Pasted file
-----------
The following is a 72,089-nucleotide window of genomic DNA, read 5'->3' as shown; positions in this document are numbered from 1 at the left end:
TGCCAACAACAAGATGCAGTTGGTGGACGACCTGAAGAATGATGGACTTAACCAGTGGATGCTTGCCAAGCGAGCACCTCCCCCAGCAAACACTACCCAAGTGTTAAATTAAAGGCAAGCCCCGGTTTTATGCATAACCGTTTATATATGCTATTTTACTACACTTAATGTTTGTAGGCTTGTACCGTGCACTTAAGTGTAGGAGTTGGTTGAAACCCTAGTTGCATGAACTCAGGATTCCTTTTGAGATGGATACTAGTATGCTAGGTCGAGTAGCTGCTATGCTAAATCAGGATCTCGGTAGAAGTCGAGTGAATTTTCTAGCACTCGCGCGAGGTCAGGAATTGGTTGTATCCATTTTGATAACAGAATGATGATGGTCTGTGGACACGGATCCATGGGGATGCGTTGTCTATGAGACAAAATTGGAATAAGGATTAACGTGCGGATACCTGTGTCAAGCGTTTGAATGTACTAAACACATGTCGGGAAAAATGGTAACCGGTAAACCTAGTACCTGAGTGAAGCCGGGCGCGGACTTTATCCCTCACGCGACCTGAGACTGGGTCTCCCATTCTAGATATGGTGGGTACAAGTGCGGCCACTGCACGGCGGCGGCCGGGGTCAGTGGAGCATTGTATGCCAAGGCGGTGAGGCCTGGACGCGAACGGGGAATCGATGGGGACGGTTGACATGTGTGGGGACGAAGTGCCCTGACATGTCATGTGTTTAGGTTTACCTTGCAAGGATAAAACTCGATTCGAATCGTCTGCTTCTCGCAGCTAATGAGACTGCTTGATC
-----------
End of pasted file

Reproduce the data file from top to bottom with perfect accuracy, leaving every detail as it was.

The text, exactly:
The following is a 72,089-nucleotide window of genomic DNA, read 5'->3' as shown; positions in this document are numbered from 1 at the left end:
TGCCAACAACAAGATGCAGTTGGTGGACGACCTGAAGAATGATGGACTTAACCAGTGGATGCTTGCCAAGCGAGCACCTCCCCCAGCAAACACTACCCAAGTGTTAAATTAAAGGCAAGCCCCGGTTTTATGCATAACCGTTTATATATGCTATTTTACTACACTTAATGTTTGTAGGCTTGTACCGTGCACTTAAGTGTAGGAGTTGGTTGAAACCCTAGTTGCATGAACTCAGGATTCCTTTTGAGATGGATACTAGTATGCTAGGTCGAGTAGCTGCTATGCTAAATCAGGATCTCGGTAGAAGTCGAGTGAATTTTCTAGCACTCGCGCGAGGTCAGGAATTGGTTGTATCCATTTTGATAACAGAATGATGATGGTCTGTGGACACGGATCCATGGGGATGCGTTGTCTATGAGACAAAATTGGAATAAGGATTAACGTGCGGATACCTGTGTCAAGCGTTTGAATGTACTAAACACATGTCGGGAAAAATGGTAACCGGTAAACCTAGTACCTGAGTGAAGCCGGGCGCGGACTTTATCCCTCACGCGACCTGAGACTGGGTCTCCCATTCTAGATATGGTGGGTACAAGTGCGGCCACTGCACGGCGGCGGCCGGGGTCAGTGGAGCATTGTATGCCAAGGCGGTGAGGCCTGGACGCGAACGGGGAATCGATGGGGACGGTTGACATGTGTGGGGACGAAGTGCCCTGACATGTCATGTGTTTAGGTTTACCTTGCAAGGATAAAACTCGATTCGAATCGTCTGCTTCTCGCAGCTAATGAGACTGCTTGATC